bar :: w b -> c

baz = bar =<= foo

=<= is defined in Control.Comonad

mon... comon... WTF?

monad is just an abstraction for
composing certain kind of functions

when functions like a -> m b compose
(and obey identity and associativity laws)
m forms a monad

Similarly for comonad. That's it. No burritos.

still need something?

with monadic functions
you can affect the subsequent behavior
via contextual return values

with comonadic functions,
their behavior can be affected
by context from the input

a passionate developer would like to have both!

--both_wAmB :: WithEnv Int [Int] -> Maybe Int
both_wAmB (e,[]) = Nothing
both_wAmB (e,a)  = Just (minimum a)

--both_wBmC :: WithEnv Int Int -> Maybe Int
both_wBmC (e,0) = Nothing
both_wBmC (e,b) = Just (e `div` b)

-- Whoops, how to compose these?
--both :: WithEnv Int [Int] -> Maybe Int
both = undefined

what next?

a -> b f a -> f b a -> m b w a -> b f (a -> b) ?

beyond functions

an applicative f (a -> b) is a really general absraction

can only apply the given argument and return the result

to interact with input and output we need more

our need, as a type

data MyFunctionType a b = MyFunctionType (WithEnv Int a -> Maybe b)

could make this an Applicative...
...but wouldn't help with composition

a Category

class Category cat where
  id :: cat a a
 (.) :: cat b c -> cat a b -> cat a c

category gives us composition

instance Category MyFunctionType where
  id = MyFunctionType $ Just . snd
  MyFunctionType g . MyFunctionType f = MyFunctionType $
	\(e,a) -> case f (e,a) of
                Nothing -> Nothing
                Just b -> g (e,b)

--cat_AB :: MyFunctionType [Int] Int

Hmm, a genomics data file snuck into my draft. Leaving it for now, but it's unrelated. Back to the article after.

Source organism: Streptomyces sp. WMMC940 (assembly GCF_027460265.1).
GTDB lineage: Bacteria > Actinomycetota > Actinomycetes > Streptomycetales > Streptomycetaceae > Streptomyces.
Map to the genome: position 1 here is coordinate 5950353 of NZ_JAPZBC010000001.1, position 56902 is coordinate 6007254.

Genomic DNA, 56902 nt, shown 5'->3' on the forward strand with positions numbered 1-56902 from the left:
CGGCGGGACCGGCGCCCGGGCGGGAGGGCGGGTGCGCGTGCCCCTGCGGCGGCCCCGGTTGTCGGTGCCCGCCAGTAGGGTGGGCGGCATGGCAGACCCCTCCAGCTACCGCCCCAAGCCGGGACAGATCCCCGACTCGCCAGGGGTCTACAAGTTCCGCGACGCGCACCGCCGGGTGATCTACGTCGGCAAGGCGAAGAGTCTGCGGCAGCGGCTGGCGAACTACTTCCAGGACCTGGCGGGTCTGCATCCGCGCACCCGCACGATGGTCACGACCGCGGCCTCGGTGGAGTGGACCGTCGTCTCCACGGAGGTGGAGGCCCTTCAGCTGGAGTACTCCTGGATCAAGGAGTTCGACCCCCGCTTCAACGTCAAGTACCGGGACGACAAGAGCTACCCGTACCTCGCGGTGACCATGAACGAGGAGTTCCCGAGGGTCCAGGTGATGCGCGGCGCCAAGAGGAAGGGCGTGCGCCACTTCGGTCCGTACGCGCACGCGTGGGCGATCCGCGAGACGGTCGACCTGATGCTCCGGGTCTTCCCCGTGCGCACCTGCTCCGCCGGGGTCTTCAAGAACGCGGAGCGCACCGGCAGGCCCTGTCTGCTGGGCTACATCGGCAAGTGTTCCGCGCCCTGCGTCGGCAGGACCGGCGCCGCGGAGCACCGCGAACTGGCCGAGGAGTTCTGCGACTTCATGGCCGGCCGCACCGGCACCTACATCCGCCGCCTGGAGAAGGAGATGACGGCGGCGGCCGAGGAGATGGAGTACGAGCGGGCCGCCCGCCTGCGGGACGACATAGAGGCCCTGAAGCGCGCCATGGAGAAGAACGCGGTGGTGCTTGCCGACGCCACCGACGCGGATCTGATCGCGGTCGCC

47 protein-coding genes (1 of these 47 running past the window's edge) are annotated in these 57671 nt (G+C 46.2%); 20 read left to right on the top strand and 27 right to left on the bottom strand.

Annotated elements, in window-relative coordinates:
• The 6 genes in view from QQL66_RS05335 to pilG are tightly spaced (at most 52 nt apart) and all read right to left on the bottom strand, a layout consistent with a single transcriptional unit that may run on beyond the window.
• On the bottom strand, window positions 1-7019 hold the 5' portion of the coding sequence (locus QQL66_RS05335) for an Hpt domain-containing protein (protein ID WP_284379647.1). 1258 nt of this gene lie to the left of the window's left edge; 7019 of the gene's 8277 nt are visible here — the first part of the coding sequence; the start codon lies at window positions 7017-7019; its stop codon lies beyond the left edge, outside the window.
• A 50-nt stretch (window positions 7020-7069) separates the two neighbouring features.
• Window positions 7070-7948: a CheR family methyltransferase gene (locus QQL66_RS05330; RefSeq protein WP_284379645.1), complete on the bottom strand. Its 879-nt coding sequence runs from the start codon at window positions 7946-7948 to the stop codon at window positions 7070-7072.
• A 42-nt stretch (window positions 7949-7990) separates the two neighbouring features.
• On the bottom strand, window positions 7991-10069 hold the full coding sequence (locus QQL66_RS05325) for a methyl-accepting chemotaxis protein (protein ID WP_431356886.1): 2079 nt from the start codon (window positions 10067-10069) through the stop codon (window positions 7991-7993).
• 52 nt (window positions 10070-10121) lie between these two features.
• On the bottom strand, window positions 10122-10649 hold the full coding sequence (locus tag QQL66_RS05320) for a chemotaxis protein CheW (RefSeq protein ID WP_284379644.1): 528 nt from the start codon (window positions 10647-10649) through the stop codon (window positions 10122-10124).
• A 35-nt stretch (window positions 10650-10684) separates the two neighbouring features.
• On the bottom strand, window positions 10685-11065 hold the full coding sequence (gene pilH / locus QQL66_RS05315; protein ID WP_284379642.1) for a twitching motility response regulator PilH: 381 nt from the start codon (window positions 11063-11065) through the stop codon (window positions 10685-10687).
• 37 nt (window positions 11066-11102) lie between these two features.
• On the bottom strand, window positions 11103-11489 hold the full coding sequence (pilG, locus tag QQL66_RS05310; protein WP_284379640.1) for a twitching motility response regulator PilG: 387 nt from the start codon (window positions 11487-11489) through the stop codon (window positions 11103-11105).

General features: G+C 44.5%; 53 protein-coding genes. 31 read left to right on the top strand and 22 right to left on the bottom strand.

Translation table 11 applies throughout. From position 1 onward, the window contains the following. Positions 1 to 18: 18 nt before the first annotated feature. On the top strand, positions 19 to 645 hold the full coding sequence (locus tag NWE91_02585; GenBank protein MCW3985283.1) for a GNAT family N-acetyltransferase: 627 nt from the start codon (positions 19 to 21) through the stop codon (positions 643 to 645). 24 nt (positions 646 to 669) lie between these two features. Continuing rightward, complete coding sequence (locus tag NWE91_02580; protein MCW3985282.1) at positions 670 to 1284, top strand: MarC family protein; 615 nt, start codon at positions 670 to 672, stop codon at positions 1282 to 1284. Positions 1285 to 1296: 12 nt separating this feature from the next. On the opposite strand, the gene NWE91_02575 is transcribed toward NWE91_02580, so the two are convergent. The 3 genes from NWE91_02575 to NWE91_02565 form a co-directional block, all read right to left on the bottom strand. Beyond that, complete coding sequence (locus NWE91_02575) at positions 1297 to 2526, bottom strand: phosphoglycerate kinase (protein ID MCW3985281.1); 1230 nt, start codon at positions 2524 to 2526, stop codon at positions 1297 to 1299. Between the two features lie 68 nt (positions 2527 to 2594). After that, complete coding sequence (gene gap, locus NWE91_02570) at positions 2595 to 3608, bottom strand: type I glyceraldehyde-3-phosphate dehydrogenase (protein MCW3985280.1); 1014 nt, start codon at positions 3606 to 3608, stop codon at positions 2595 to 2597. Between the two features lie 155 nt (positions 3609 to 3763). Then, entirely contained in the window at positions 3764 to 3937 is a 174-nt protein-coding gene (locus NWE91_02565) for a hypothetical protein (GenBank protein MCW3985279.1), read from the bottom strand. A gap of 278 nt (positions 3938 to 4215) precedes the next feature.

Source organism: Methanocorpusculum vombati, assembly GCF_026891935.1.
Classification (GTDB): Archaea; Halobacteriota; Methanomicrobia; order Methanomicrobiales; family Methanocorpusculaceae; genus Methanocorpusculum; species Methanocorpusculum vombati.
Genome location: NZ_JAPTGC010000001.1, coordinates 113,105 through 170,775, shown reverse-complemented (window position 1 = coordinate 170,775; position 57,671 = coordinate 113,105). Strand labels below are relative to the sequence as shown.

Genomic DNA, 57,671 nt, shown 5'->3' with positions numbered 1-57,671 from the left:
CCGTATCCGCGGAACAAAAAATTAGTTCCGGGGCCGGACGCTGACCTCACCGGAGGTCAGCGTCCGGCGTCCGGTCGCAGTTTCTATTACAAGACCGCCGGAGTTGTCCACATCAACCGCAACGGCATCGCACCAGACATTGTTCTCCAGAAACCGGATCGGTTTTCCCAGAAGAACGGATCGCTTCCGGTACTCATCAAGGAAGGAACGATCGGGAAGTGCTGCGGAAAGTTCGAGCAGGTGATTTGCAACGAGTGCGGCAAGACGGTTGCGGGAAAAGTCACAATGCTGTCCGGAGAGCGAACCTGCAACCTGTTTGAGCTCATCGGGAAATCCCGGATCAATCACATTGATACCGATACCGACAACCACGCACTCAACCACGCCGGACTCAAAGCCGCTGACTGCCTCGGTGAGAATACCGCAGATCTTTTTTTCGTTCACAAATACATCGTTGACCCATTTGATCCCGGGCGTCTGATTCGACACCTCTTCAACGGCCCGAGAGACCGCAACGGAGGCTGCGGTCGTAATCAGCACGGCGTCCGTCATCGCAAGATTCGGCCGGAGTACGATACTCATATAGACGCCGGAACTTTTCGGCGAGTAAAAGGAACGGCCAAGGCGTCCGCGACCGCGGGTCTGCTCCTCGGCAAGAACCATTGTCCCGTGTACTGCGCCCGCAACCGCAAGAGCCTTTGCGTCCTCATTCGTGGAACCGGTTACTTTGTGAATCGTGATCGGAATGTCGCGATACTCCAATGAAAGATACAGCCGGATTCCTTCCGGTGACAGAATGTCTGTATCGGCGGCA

cat_AB = MyFunctionType f
  where f (_,[]) = Nothing
        f (_,a)  = Just (minimum a)

--cat_BC :: MyFunctionType Int Int
cat_BC = MyFunctionType f
  where f (_,0) = Nothing
        f (e,b) = Just (e `div` b)

--cat :: MyFunctionType [Int] Int
cat = cat_BC . cat_AB

now we can compose our sophisticated type

so that's it

... or could we get more?


class Functor f where
  fmap :: (a -> b) -> f a -> f b

actually, a covariant functor


class ContraFunctor f where
  contramap :: (a -> b) -> f b -> f a

a contravariant functor

homework: Google for covariance and contravariance


class Profunctor p where
  dimap :: (a -> b) -> (c -> d) -> p b c -> p a d

a functor of two type parameters,
first contravariant, second covariant

contravariant argument can be seen as input,
covariant as output

an ordinary function is a profunctor (it has input and output), but other things can be profunctors too


class Profunctor p => Strong p where
  first' :: p a b -> p (a, c) (b, c)

capability to "drop in" values to "pass through"

category +
profunctor +

simple and generic concept

combining these we get
component networks!

stream transformers, simple automata, FRP, Music signals, ...


class Profunctor p => Choice p where
  left' :: p a b -> p (Either a c) (Either b c)

can "choose its output type based on its input"

this gives us branching!


class Profunctor p => Costrong p where
  unfirst :: p (a, d) (b, d) -> p a b

can "drop out" values from input and output type

this gives us feedback loops!

all these simple concepts

are combined in a powerful interface:


instance Arrow MyFunctionType where
  arr = MyFunctionType . dimap snd Just 
  first = first'

instance ArrowChoice MyFunctionType where
  left = left'

instance ArrowLoop MyFunctionType where
  loop = unfirst

about syntax

different kinds of functions and "functions"

all can be composed,
although the operator looks different

but it's just syntax

to summarize

functional programming is all about
functions and composition

we can do composition
even though our functions are a bit weird

we can do composition
even when our functions are more than functions

recognize when you need
function composition

in any language

Haskell abstracts everything
but the concepts carry to other languages

Thank you!

this was just the tip of the iceberg

keep learning!


code from this presentation: